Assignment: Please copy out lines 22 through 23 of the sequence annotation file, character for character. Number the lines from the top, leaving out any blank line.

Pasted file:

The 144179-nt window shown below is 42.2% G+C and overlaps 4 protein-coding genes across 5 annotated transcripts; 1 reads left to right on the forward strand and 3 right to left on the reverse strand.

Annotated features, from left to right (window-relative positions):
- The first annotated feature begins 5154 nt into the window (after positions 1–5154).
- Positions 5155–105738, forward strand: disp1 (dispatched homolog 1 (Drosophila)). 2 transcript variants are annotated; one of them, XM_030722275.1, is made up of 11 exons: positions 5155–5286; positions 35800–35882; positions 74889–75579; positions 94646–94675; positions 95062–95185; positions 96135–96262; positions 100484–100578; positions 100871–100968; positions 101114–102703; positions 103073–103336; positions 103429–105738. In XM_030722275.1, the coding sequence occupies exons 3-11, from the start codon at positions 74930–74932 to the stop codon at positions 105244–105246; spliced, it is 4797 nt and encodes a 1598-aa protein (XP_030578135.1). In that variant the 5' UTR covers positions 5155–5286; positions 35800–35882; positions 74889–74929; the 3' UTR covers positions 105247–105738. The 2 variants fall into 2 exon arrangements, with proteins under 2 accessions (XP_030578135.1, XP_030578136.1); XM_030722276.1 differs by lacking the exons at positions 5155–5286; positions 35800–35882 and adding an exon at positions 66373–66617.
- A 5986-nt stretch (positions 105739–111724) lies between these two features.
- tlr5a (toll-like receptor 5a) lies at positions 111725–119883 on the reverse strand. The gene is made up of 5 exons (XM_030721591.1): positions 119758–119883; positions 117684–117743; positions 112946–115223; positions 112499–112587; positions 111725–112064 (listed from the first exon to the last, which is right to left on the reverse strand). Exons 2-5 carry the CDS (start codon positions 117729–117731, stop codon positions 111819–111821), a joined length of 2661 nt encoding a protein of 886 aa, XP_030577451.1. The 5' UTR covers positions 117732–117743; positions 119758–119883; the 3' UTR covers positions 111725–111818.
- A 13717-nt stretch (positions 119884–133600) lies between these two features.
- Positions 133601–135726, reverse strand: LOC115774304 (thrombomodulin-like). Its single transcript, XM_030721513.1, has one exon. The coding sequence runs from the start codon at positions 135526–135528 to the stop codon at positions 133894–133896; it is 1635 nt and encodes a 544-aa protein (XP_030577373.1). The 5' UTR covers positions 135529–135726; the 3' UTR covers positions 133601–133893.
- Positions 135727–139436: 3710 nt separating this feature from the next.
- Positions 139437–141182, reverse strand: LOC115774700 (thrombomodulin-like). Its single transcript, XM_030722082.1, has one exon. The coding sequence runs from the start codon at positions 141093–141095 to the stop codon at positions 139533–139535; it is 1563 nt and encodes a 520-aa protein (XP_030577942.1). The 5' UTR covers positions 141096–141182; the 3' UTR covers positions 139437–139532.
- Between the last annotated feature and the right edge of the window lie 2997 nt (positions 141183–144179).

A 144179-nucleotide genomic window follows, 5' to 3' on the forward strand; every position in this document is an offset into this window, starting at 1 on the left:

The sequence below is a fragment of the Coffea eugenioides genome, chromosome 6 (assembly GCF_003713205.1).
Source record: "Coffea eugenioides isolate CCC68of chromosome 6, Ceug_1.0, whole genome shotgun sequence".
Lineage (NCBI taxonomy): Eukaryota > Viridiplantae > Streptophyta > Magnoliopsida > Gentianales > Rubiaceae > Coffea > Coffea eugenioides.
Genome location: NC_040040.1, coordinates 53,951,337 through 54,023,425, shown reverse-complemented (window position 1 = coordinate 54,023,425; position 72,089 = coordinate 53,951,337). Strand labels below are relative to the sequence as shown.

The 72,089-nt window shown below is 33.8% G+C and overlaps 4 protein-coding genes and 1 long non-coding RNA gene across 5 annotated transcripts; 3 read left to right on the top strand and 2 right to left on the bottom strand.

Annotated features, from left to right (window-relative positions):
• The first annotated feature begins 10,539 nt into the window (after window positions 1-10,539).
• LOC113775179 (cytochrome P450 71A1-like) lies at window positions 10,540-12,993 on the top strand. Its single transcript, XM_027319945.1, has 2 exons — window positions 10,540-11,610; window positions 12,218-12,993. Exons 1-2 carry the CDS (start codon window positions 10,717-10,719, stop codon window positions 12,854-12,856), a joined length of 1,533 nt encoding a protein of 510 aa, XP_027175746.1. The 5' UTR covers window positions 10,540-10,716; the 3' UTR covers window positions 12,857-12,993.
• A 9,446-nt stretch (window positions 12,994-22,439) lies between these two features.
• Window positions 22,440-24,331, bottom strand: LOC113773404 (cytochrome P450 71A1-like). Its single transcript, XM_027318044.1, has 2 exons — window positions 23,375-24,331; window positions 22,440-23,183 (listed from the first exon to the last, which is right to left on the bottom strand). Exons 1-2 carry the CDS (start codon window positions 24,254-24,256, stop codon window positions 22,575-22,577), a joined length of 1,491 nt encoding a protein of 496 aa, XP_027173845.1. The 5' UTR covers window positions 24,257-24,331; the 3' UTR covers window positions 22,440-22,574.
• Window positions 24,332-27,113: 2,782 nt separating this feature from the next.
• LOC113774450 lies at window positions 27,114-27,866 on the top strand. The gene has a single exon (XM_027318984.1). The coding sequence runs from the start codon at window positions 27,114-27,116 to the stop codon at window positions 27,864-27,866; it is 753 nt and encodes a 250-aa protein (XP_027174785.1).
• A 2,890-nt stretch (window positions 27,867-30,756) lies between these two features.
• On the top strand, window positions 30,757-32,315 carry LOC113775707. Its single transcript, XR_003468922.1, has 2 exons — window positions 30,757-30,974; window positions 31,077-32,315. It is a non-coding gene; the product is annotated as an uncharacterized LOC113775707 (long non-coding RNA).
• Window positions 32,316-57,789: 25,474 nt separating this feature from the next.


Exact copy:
• Window positions 22,440-24,331, bottom strand: LOC113773404 (cytochrome P450 71A1-like). Its single transcript, XM_027318044.1, has 2 exons — window positions 23,375-24,331; window positions 22,440-23,183 (listed from the first exon to the last, which is right to left on the bottom strand). Exons 1-2 carry the CDS (start codon window positions 24,254-24,256, stop codon window positions 22,575-22,577), a joined length of 1,491 nt encoding a protein of 496 aa, XP_027173845.1. The 5' UTR covers window positions 24,257-24,331; the 3' UTR covers window positions 22,440-22,574.
• Window positions 24,332-27,113: 2,782 nt separating this feature from the next.